Freddie Prinze was a television staple for anyone who remembers the 70s. A young, vibrant comedian, Prinze stole many hearts as the lovable Chico in the hit sitcom Chico and the Man. By the time he was 19 years old, he was a bona fide superstar, but he burned too brightly and, sadly, burned out by the time he was 22 when he took his own life. Chico and the Man attempted to survive without him, but of course, no one could replace the undeniable charm and instant likability that Prinze held. I don’t remember when I came to know of Prinze’s death, but I think it happened a little after the fact, when the show was in syndication. I was still in my single digit years and I was fairly unaware of the circumstances. I think my parents just mentioned his death in passing while we were watching an episode. I recently picked up his bio, The Freddie Prinze Story which was written by his mother Maria Pruetzel. This biography skips over many of Prinze’s darker qualities and concentrates on his mother’s memory of her beautiful and fun-loving son who couldn’t take the bright lights of Hollywood. Prinze was apparently a tornado of charisma, stealing hearts well before he became a household name.
Pam Grier’s new biography, Foxy: My Life in Three Acts dedicates two short chapters to Prinze, whom she considers to be one of the great loves of her life. She tells a different, slightly darker story and she paints a fuller picture of what Freddie was like when his mother wasn’t around. He was fun and a bit controlling and in the end, Grier walked away from him because of drugs and because she wanted to focus on her career.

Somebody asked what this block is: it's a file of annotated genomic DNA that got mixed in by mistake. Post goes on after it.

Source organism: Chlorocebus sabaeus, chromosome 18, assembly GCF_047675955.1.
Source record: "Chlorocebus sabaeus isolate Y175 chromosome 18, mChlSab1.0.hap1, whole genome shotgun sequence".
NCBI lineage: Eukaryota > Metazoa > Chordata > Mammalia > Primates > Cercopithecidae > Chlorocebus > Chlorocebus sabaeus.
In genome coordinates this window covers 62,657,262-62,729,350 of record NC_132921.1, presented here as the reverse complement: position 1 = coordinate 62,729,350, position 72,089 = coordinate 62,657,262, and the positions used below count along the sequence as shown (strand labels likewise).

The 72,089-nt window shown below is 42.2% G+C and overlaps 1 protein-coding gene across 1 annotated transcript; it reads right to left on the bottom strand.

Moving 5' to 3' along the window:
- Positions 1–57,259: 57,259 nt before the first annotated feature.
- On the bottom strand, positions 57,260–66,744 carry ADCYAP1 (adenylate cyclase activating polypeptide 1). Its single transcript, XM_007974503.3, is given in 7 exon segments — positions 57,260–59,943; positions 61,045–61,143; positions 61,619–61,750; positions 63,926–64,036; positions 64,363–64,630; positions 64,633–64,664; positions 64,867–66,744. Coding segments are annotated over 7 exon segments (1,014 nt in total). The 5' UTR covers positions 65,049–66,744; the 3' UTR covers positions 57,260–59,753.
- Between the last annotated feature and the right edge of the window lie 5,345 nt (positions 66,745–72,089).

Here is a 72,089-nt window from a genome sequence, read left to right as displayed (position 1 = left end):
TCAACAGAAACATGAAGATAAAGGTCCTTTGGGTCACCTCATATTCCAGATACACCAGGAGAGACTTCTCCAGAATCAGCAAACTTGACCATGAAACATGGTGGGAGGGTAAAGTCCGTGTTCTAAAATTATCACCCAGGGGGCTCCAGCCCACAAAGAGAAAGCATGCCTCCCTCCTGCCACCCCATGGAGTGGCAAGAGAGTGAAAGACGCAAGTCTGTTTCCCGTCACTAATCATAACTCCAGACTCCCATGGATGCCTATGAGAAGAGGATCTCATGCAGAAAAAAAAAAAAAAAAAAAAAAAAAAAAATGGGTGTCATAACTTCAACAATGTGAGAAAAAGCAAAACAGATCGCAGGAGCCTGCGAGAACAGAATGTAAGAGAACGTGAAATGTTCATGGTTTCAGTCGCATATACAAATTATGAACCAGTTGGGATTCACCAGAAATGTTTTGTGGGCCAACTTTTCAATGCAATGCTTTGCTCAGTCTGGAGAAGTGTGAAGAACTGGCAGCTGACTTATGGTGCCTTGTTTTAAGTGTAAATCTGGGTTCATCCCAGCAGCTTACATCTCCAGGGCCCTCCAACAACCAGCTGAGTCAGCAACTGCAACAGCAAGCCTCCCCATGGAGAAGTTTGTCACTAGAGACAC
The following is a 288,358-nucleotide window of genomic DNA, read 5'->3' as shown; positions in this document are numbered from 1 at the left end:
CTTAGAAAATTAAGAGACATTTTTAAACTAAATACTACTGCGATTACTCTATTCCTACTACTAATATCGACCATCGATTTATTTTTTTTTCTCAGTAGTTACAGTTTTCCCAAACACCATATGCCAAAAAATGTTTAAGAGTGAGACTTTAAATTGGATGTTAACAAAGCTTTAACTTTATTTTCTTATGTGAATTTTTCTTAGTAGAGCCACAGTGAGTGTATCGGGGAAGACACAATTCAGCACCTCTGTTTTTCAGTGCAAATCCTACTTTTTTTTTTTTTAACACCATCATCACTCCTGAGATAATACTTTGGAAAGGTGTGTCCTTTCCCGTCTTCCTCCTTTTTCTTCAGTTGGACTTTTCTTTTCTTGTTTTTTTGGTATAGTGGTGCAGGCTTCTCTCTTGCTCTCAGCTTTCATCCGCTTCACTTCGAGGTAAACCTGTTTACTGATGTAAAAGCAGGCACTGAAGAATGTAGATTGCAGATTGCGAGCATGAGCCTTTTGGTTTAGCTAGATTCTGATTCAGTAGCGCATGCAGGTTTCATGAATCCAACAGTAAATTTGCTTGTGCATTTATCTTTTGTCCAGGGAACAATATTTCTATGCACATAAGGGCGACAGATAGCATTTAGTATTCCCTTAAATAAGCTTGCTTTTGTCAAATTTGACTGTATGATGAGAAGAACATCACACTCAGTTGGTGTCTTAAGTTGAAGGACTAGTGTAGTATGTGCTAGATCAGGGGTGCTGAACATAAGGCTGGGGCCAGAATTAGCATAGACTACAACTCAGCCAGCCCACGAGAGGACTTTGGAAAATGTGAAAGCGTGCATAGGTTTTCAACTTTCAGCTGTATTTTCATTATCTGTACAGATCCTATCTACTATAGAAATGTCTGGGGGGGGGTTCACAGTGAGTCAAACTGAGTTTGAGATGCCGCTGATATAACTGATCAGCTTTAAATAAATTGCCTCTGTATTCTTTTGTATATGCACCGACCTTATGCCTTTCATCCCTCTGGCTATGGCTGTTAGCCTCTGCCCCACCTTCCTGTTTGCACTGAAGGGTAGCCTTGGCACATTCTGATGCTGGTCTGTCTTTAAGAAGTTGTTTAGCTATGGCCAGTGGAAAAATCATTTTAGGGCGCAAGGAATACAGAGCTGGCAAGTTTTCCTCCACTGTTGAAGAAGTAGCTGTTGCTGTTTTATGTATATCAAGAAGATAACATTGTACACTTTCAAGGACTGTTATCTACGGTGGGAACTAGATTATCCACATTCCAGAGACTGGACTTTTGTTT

I remember watching the TV movie docudrama about his life, Can You Hear the Laughter and I may have actually seen the original airing. But I had not seen his only TV movie, Million Dollar Ripoff, nor had I seen much of his work on Carson or at the Dean Martin Roasts - he was always Chico to me. After reading Prinze’s bio, I felt like his life and work was worth re-discovering and I thought since his birthday would have been on June 22nd, I’d dedicate the week to him. So here we are at Freddie Prinze week, where I will look at Ripoff, Laughter and Chico and the Man. It’s astonishing to think about all the years that have passed since his untimely death in 1977, yet watching him now, he still remains a vivacious presence. I still laugh at his Hungarican jokes and I came across this rare clip taken from The Dinah Shore Show where it looks like Prinze was either the co-host or a guest-host on August 27th, 1976. You will see Cindy Williams and Geraldo Rivera along with Florence Henderson sitting on the couch as Prinze introduces comedian George Miller. The majority of the clip is of the comic, but check out Prinze who bookends it. He lights up the screen. And he will never be forgotten.